Tamil lawmaker becomes Sri Lanka's opposition leaderColombo: Sri Lanka's Parliament on Thursday recognized an ethnic Tamil lawmaker as the opposition leader for the first time in decades in what is seen a positive step toward postwar reconciliation with the minority community.Speaker
Colombo: Sri Lanka's Parliament on Thursday recognized an ethnic Tamil lawmaker as the opposition leader for the first time in decades in what is seen a positive step toward postwar reconciliation with the minority community.
Speaker Karu Jayasuriya announced that Rajavarothayam Sampanthan, leader of the Tamil National Alliance, was the official opposition leader.
It is the second time an ethnic Tamil has been opposition leader. Appapillai Amirthalingam became opposition leader in 1977 but resigned five years later after refusing to swear that he would not promote a separate state for Tamils.
A separatist civil war broke out soon after and continued until it was crushed by the island nation's military in 2009.
According to a conservative estimate by the United Nations about 80,000 to 100,000 people were killed in the conflict, but the actual toll is thought to be much higher.
The TNA emerged as the third-largest party in the 225-member Parliament in last month's election but a decision by the first two parties led by Prime Minister Ranil Wickremesinghe and President Maithripala Sirisena, respectively, to form a consensus government made the TNA the largest opposition party.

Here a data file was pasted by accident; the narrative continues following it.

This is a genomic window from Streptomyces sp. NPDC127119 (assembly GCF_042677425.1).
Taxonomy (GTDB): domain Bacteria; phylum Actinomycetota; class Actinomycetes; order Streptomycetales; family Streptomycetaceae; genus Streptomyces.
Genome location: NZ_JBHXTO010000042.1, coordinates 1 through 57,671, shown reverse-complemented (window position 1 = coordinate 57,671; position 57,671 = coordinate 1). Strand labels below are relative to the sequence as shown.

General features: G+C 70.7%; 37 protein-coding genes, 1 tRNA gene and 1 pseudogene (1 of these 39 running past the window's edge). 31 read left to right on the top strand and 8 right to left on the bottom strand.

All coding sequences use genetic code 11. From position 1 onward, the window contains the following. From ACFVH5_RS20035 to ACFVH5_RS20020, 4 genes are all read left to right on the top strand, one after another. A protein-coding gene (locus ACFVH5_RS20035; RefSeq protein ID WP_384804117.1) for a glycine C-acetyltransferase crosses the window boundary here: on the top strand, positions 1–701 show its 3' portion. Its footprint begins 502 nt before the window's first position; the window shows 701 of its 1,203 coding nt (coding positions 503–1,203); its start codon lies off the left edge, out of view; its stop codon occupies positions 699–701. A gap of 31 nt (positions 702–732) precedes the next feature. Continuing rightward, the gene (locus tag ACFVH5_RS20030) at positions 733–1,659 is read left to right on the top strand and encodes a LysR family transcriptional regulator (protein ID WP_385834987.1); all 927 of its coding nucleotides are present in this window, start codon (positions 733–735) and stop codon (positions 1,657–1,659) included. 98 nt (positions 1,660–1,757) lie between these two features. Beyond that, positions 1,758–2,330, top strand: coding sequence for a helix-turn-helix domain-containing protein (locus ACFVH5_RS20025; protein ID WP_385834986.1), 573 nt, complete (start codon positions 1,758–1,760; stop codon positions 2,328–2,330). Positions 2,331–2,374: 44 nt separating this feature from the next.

The TNA was earlier backed by the defeated Tamil Tiger rebels and was accused of being their mouthpiece in Parliament. However, since the rebels' defeat the party has renounced separatism and said it would accept regional autonomy based on a federal model.
Sampanthan's appointment despite early opposition by some ethnic Sinhalese leaders is seen a reassurance to the Tamil community of their place in national politics. Tamils have long complained of discrimination in education, government jobs and governance.
Since his surprise win in a presidential election in January Sirisena has taken a number of steps, including releasing military-occupied private lands to their owners in the Tamil majority north and moving the military out of police and administrative functions, to promote reconciliation.
The steps have helped improve Sri Lanka's image internationally.
The United Nations Human Rights Council will release a report on war crimes allegations later this month. But the United States, which earlier was at the forefront calling for an international investigation into the allegations, has promised to present a "collaborative resolution" with Sri Lanka to the council supporting Colombo's move to conduct a local investigation.